In western Canada, northern Europe, New Zealand and southern South America, atmospheric rivers occur on 30 to 35 days per year, Waliser said.
Though beneficial for water supplies in the western USA, these events can wreak havoc on travel, bring deadly mudslides and cause catastrophic damage to life and property, the National Oceanic and Atmospheric Administration said.
One well-known nickname for an atmospheric river is the “Pineapple Express,” which occurs when the source of the moisture is near Hawaii. A single strong atmospheric river can transport up to 15 times the water vapor compared with the average flow of water at the mouth of the Mississippi River, according to NOAA’s Earth System Research Laboratory.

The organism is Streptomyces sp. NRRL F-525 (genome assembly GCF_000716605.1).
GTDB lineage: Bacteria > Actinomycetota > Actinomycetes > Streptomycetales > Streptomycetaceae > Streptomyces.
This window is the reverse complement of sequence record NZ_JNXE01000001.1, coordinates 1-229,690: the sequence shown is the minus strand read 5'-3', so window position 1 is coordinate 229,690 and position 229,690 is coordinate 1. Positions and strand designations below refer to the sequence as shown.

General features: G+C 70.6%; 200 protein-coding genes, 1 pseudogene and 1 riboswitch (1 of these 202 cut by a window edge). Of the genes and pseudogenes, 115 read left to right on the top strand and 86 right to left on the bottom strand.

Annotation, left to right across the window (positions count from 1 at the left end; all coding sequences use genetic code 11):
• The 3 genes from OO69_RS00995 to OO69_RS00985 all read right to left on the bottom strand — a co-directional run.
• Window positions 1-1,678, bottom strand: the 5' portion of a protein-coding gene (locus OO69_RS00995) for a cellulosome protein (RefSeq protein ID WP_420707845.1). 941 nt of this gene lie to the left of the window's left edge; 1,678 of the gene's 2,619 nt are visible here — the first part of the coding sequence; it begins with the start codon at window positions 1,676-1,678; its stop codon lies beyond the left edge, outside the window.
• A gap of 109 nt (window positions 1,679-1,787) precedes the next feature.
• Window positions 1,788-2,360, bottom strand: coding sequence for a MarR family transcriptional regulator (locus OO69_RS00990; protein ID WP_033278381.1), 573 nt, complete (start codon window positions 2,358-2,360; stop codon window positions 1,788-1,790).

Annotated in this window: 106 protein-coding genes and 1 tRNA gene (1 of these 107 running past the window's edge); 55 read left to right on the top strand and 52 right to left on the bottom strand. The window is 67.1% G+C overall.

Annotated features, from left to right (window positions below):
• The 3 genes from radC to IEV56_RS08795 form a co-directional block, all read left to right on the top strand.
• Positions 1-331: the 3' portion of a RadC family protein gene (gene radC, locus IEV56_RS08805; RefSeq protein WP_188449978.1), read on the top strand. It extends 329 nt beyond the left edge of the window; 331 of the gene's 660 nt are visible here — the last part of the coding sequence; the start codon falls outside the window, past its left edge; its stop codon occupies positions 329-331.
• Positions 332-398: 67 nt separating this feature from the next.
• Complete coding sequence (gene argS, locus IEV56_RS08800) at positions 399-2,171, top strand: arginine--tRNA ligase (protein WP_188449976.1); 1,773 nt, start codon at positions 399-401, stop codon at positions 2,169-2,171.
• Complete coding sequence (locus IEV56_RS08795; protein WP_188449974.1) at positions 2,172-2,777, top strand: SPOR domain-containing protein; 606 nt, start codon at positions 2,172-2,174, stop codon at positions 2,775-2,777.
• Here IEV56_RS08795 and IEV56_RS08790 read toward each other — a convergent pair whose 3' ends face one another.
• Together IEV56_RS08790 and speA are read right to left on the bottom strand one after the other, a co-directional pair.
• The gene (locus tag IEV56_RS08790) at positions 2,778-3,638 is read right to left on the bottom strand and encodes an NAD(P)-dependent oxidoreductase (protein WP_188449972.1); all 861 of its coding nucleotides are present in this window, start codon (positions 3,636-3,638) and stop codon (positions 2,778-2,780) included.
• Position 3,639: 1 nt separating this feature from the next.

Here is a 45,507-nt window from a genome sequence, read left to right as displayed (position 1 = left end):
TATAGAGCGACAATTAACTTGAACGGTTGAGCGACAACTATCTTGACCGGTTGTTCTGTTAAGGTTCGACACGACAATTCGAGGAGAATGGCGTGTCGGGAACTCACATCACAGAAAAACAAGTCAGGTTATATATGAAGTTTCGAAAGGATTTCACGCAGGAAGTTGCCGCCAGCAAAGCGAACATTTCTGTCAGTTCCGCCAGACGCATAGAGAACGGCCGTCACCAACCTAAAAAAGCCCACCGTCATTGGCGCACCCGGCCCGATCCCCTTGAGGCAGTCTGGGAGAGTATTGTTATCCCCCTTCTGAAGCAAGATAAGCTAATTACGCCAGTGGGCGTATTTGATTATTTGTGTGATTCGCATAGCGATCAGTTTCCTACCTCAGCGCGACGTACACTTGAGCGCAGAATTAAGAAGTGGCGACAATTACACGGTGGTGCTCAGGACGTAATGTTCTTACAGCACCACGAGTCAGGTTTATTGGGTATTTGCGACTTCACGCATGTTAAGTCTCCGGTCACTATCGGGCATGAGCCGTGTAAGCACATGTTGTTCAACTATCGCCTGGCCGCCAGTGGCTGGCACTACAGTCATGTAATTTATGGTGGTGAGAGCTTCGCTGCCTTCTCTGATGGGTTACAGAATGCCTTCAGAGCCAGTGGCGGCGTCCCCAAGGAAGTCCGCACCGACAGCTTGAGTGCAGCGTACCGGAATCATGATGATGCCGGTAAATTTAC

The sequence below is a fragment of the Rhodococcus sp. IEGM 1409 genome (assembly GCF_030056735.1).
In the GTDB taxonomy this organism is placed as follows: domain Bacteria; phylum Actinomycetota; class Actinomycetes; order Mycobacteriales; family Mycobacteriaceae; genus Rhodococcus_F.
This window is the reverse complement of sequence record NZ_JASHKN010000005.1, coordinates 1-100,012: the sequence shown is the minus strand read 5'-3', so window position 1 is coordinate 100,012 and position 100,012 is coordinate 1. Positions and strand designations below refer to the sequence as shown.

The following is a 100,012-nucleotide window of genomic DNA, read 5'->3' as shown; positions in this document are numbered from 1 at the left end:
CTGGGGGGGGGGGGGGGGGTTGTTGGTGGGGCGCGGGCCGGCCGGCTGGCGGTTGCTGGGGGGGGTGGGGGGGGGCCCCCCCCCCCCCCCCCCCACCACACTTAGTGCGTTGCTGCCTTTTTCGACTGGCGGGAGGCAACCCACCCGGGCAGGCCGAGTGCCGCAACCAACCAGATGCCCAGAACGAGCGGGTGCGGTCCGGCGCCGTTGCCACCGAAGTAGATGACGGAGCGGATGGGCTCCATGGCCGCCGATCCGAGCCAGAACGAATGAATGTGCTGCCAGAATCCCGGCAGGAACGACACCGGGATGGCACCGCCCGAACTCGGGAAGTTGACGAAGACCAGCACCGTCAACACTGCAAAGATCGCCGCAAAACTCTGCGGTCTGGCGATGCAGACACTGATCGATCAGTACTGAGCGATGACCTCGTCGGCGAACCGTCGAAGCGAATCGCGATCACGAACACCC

This winter has been especially active for atmospheric rivers in the West, said meteorologist Jeff Zimmerman of the National Weather Service. As many as 10 separate rivers have been identified. On average, Northern California gets five to seven atmospheric rivers per wet season, the weather service said
The onslaught has knocked out the five-year drought in Northern California. Much of the Sierra Nevada saw its rainiest and snowiest October-February period on record, the weather service said.